countries think they can reach? And if not, I wanted to ask Mr.
Hutchinson, are you thinking about asking Congress for another
extension for the two years that you're (inaudible)?
MR. FAULL: Well, we are working very hard to introduce biometric
features into European passports, and not only because of this
U.S. measure but because we think it's the right thing to do. We
want to make our identity documents reliable and make sure that
the person presenting one is really the person to whom the passport
was issued. And, therefore, two things are happening in parallel.
Our member states are very busy already based on already reached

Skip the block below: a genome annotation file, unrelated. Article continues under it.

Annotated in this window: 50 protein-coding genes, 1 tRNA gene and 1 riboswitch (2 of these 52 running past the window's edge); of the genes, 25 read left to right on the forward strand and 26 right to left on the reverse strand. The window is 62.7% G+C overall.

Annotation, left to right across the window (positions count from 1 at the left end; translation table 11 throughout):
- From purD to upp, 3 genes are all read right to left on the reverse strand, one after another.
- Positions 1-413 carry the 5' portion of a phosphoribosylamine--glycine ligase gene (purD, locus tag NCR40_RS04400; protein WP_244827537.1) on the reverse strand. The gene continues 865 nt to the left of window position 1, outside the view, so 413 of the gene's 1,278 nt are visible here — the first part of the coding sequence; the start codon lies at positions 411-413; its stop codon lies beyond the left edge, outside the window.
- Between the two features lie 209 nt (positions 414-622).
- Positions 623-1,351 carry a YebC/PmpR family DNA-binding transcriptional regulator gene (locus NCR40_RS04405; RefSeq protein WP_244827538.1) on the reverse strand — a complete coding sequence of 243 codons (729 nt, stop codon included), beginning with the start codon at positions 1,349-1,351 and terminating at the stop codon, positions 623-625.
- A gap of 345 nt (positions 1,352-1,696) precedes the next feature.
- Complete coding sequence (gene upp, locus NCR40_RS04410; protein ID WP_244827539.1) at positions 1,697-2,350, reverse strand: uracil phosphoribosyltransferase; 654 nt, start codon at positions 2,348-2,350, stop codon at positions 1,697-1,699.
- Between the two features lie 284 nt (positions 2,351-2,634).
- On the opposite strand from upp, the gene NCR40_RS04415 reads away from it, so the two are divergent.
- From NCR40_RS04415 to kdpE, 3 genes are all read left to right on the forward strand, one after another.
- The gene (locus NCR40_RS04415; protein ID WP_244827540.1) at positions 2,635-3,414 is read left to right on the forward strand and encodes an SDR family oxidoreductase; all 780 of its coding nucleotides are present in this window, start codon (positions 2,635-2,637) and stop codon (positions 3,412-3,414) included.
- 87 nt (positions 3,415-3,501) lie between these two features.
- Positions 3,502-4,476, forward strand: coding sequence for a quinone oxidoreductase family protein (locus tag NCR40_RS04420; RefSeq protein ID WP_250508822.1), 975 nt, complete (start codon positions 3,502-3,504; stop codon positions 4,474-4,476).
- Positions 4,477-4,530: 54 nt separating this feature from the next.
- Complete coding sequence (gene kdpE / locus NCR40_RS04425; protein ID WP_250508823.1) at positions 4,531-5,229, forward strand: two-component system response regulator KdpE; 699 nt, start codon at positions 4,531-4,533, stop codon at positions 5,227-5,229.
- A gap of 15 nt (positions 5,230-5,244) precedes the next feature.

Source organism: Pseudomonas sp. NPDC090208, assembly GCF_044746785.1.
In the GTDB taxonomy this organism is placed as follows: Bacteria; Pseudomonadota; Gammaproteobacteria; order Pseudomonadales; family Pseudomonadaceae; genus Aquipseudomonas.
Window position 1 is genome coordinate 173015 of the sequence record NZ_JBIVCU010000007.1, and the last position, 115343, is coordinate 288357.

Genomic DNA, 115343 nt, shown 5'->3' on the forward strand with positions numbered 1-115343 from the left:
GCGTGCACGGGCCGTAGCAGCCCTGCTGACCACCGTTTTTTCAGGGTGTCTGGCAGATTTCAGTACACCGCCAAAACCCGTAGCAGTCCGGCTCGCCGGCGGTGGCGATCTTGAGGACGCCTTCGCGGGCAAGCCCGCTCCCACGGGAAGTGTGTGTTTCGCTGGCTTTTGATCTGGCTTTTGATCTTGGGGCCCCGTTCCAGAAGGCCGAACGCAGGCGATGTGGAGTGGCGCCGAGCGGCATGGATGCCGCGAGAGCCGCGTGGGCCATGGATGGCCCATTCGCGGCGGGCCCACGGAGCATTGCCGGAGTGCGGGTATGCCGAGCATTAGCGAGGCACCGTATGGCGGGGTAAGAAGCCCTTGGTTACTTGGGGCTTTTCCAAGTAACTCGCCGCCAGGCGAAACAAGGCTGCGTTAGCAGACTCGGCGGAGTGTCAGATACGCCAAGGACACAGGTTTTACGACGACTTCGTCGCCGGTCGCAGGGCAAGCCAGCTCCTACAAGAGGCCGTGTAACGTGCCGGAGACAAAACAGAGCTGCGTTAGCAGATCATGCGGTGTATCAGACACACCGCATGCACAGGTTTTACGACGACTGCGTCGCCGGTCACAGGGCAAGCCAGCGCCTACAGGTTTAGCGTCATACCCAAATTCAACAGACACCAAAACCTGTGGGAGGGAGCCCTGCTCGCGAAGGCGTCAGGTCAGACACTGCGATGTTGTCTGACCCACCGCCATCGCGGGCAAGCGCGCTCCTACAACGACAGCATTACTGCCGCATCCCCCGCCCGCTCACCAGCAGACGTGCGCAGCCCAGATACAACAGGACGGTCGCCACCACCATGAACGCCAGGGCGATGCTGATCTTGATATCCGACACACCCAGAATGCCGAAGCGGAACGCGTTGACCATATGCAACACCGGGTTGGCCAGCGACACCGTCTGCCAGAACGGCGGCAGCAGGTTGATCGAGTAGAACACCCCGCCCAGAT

understandings of the technical requirements are beginning to produce
their passports and we have legislation going through our system
to provide the necessary legal framework for that.
Now, we think that the legislation will probably end up requiring
the introduction of the biometric -- the first biometric identifier,
the facial image, 18 months after adoption of the legislation,
which we hope will be at the end of this year. That means that
we may not be able to meet precisely the deadline currently enshrined
in U.S. legislation. But we are working towards that.
There are obviously a very large number of passports issued to
citizens in the member states of the European Union and it's going
to take some time to roll out, first of all, the standards, the
technology, and then actually go through the process of issuing
people with their new passports. But it's only a matter of months,
perhaps the 18 months, starting from the end of this year, if all
goes, we will be there pretty soon, and some of our countries may
get there earlier.
UNDER SECRETARY HUTCHINSON: Well, as you know, the Administration